1966: Doug and Maurice Steiger and Earl Christianson receive a patent for an articulated vehicle.

1969: The Steigers sell 52% of the tractor business to five investors who rename the business the Steiger Tractor Company and move the business to Fargo, ND. The 2250/Tiger and 1300/Wildcat are designed, and prototypes produced.

1970:  Les Melroe joins Steiger Tractor Company as the major investor and as Chairman of the Board. A Steiger 66-dealer nationwide network is established.  Growth continues, and production is moved to a second plant in Fargo; that facility is still used today and currently houses the Case IH Engineering Test Center in Fargo.  During this decade, Steiger began producing tractors for other companies, including Allis-Chalmers, Ford, CCIL’s Canadian Co-op Implement Limited, and International Harvester. 

1971: Eugene (Gene) Dahl joins Steiger Tractor Company. Due to the strength of his leadership team, the company grows from $2 million in sales to $104 million in sales in six years.

1973:  The Hungarian firm, Raba, produces Raba-Steiger tractors based on Steiger Series II Wildcat.

1974: In May 1974, ground is broken for the current production facility. The new 420,000 sq. ft. manufacturing plant was finished in less than a year and could produce a new Steiger tractor every 18 minutes. During the 1970s, more than 1,100 people worked at the Steiger facility.

1975:  Van De Velde company builds Vandel tractors based on the Steiger Series III Bearcat and Cougar tractors for distribution in Europe and North Africa.

1975:  Steiger Tractor Inc. moves into its new 420,000 square-foot production facility. Considerable growth had come during the years of Chairman/CEO Gene Dahl, President Jack Johnson, and V,P, of Marketing, Len Odde.  Case IH still uses the 420,000 square-foot plant as its manufacturing facility for its huge 4WD tractors and other large equipment.

1976:  An Australian Steiger subsidiary with 50 selling dealers is established.  The Series III tractors are introduced. During this timeframe, Steiger also produces more than 10,000 tractors for Allis-Chalmers, Ford, CCIL’s Canadian CO-OP Implement Limited and International Harvester.

1977: Annual sales hit $104 million.

1979:  The Steiger Tractor, Inc. plant turns out its 10,000th tractor.

1982:  The Panther 1000 tractor is introduced.  It is the first model to have 12-speed full power shift transmission, electronic controls, a comfortable deluxe cab and PFC hydraulics.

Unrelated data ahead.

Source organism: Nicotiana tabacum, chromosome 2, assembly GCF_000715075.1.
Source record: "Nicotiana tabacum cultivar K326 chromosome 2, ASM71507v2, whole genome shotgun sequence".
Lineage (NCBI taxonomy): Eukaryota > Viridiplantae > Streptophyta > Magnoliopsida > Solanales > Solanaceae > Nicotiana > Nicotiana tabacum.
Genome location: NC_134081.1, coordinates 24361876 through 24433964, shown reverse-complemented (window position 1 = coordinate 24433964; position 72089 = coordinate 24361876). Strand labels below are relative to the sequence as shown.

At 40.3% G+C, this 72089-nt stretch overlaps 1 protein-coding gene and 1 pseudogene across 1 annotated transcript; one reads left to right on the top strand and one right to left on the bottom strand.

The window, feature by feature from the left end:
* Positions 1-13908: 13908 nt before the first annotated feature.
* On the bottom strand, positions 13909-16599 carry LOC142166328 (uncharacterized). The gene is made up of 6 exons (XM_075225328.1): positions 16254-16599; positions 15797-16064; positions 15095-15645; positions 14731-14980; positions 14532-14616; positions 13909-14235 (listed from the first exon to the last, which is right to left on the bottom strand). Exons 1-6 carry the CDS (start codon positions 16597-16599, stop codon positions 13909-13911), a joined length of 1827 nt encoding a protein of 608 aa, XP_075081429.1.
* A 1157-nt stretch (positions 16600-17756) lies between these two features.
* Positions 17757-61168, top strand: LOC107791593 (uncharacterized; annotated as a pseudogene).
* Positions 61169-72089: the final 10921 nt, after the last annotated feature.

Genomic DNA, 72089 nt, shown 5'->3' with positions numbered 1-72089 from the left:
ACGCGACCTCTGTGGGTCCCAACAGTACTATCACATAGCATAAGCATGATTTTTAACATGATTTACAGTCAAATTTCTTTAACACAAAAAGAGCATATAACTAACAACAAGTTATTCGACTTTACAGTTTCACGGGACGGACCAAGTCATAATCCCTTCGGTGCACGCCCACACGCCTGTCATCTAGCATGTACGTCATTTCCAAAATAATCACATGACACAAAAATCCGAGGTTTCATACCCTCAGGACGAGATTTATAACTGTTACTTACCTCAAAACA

1983:  The Tiger “KP” Series IV model is introduced with 525 horsepower and 6×4 Allison power-shift transmission. 

1986:  The revolutionary Puma 1000 model is introduced – the first Steiger tractor built with articulated steering and a front axle able to be steered.  The steering innovations make possible the maneuvering of a large tractor in row crop applications.  A 12-speed power shift transmission also is introduced on all Steiger tractors.

The poor farm economy of the 1980s takes its toll on the Steiger Tractor, Inc. With the worldwide farm economy struggling, Steiger sold fewer tractors.  Steiger Tractor, Inc. files for Chapter 11 bankruptcy protection. With the Steiger plant operating at 25% capacity, Tenneco Inc., then parent company of Case IH, buys Steiger. With the sale to Tenneco in 1986, Doug Steiger’s responsibilities to Steiger Tractor ended.                

1989:  With the purchase of Steiger, Case IH continued producing the green Steiger 1000 Series Tractors and simultaneously introduced the first red 9100 Series Case IH Steiger tractors. Production of green Steiger tractors continued until June 1989.   

1990: The Steiger tractor was chosen as North Dakota’s first entry into the National Inventors Hall of Fame.  Governor George Sinner said, “The Steiger tractor is a significant invention that brought industrial horsepower to agriculture, and we are proud that it is manufactured here in North Dakota.”